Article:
Zach Gibson for The New York Times
Christine Flowers in The Philadelphia Daily News:
“I’m sorry Franken folded.”
Ms. Flowers is “as conservative as they come,” but in this case, she’s decided to come to the defense of Senator Al Franken, Democrat of Minnesota. She sees his resignation as a sign that the movement to call out and expel sexual harassers — the #MeToo movement — has gotten out of control. The movement, she asserts, mixes “all sorts of conduct together and retroactively stigmatizing acts that — until the social media age — were considered boorish and brutish but not capital offenses.” Republicans who are reveling in Mr. Franken’s resignation, she warns, are falling victim to “agitprop and exaggeration” just because the “the other guy’s bull is getting gored.” Read more »
Rich Lowry in National Review:
“Surely, the state of Minnesota can come up with someone to occupy one of its two Senate seats who hasn’t treated people this way and been dishonest about it.”
Mr. Lowry says he doesn’t buy Mr. Franken’s apology during his resignation speech. Whether he is innocent, as the senator claims, Mr. Lowry writes, then he shouldn’t resign. After all, “a duly-elected senator wrongly accused owes it to himself and his constituents to fight on.” Read more »
George Neumayr in American Spectator:
“The Democrats saw an opportunity for some cost-free moral posturing. Franken was ‘doing the right thing,’ they said. But how is he doing the right
From the Left
Joan Walsh in The Nation:
“I would like to see Franken’s departure be not just another #MeToo moment but a long-delayed #TrumpToo moment.”
Though Ms. Walsh initially said that she did not think that Mr. Franken should resign from his seat in the Senate, she now sees his departure as a political opportunity. She’s referring, of course, to Democrats using that momentum to hold hearings about accusations of sexual misconduct by President Trump. And while she says she is a realist about the effect that the minority party can have with such hearings, she nonetheless suggests that Democrats need to be more aggressive with Mr. Trump. For one, she argues that it would “encourage demoralized progressives” to bring Mr. Trump to “public account.” Read more »
Paul Waldman in The Week:
“Who survives this kind of scandal? The ones that are the least repentant — and often, the most guilty.”
Thursday’s events follow a depressing pattern when it comes to political scandals, Mr. Waldman says. Those who are accused of harassment but stand their ground are rarely held to account by their own parties. He adds, “No matter what you did, there’s a good chance you’ll win.” Read more »
Kate Harding in The Washington Post:
“I don’t believe resigning from his position is the only possible consequence, or the one that’s best for American women.”
In November, when she wrote this commentary, Ms. Harding argued that Mr. Franken should not resign. She acknowledged that the position might seem strange to readers who know her as a feminist and an author of the book “Nasty Women: Feminism, Resistance, and Revolution in Trump’s America.” However, she says she is worried about setting a precedent where “in the interest of demonstrating our party’s solidarity with harassed and abused women, we’re only going to drain the swamp of people who, however flawed, still regularly vote to protect women’s rights and freedoms.” While the Minnesota seat that Mr. Franken is vacating will most likely be filled by another Democrat, Ms. Harding worries about what will happen the next time a Democrat is asked to step down in a less secure seat. Read more »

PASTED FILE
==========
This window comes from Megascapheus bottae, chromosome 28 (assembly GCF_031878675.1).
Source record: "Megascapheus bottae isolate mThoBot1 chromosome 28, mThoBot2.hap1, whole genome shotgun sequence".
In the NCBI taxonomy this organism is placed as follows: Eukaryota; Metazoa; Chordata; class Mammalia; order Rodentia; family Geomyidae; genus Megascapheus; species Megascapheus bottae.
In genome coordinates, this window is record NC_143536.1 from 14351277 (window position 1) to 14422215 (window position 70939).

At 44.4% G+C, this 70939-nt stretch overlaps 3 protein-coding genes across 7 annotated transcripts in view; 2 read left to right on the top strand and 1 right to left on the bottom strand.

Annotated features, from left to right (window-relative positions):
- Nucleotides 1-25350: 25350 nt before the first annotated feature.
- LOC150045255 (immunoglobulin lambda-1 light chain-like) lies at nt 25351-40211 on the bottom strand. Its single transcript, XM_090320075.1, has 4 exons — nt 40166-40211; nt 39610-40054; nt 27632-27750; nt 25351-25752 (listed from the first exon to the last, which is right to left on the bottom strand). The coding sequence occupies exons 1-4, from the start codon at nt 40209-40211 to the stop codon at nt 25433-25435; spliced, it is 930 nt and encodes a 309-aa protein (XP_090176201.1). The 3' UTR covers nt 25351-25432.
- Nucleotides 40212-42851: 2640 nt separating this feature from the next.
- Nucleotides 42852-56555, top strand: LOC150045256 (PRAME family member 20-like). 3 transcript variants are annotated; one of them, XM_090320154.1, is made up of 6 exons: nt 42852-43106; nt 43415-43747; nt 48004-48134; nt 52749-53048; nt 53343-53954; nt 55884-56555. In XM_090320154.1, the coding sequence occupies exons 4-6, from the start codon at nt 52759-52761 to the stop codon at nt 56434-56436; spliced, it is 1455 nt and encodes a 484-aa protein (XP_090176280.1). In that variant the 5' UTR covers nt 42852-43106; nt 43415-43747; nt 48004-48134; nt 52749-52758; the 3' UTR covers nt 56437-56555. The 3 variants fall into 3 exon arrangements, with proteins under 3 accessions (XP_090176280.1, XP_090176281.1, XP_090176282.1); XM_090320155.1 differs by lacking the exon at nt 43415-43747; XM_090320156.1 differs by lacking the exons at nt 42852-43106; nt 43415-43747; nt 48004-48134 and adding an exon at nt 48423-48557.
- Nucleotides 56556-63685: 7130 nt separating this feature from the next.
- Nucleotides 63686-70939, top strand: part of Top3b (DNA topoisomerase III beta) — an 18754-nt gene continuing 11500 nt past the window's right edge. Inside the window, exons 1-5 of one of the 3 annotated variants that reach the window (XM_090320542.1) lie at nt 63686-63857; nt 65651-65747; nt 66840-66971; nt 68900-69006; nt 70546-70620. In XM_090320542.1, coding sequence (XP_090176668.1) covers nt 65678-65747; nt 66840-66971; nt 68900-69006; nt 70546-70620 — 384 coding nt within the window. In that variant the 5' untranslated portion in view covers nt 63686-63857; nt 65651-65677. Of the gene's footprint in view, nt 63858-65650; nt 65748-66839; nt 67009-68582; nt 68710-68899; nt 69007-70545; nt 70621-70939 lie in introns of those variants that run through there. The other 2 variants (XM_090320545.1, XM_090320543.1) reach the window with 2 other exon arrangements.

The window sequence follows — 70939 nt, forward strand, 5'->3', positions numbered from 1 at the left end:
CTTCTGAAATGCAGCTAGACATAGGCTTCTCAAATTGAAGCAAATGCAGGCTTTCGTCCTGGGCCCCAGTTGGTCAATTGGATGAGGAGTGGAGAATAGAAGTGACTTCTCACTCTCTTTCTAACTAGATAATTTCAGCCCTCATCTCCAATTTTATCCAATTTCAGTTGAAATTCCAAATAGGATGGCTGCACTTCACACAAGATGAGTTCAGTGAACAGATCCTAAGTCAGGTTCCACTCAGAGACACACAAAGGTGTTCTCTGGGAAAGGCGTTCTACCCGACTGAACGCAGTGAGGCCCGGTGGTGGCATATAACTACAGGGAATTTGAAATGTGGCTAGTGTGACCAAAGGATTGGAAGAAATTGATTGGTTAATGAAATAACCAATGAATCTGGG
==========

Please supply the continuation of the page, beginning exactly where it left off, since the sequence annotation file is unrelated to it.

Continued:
Roy S. Moore spoke at a campaign rally on Tuesday in Fairhope, Ala.
Brynn Anderson/Associated Press
Jonathan Bernstein in Bloomberg:
“It’s hard to imagine any voter in Alabama who would have voted for Moore without the revelations about his behavior who then pulls back from supporting Democrat Doug Jones because Democrats weren’t tough enough on Franken.”
Mr. Bernstein says he isn’t so sure that Democrats have won a vital political cudgel in forcing Mr. Franken to resign. He’s not sure that holding Mr. Franken to account will move any Alabama voters away from voting for the Republican candidate, Roy S. Moore. What will be interesting to watch, however, is what will happen to Justice Clarence Thomas, who also once faced accusations of sexual harassment. Mr. Bernstein points out that “if he were to retire from the court, Trump would be able to nominate a much younger replacement who is at least as reliable a vote for Republican priorities.” Read more »
Chris Cillizza in CNN:
“Franken is simultaneously saying that he believes the women who have accused him have a right to be heard while also making very clear that he is not admitting he had done the things they alleged.”
There was nothing apologetic about Mr. Franken’s resignation, Mr. Cillizza writes. The senator’s remarks on Thursday, Mr. Cillizza notes, clearly indicate that he just does not believe he is guilty. Read more »
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Correction: December 8, 2017
An earlier version of this article referred incorrectly to the author of an article in The Washington Post. The author, Kate Harding, is a woman.
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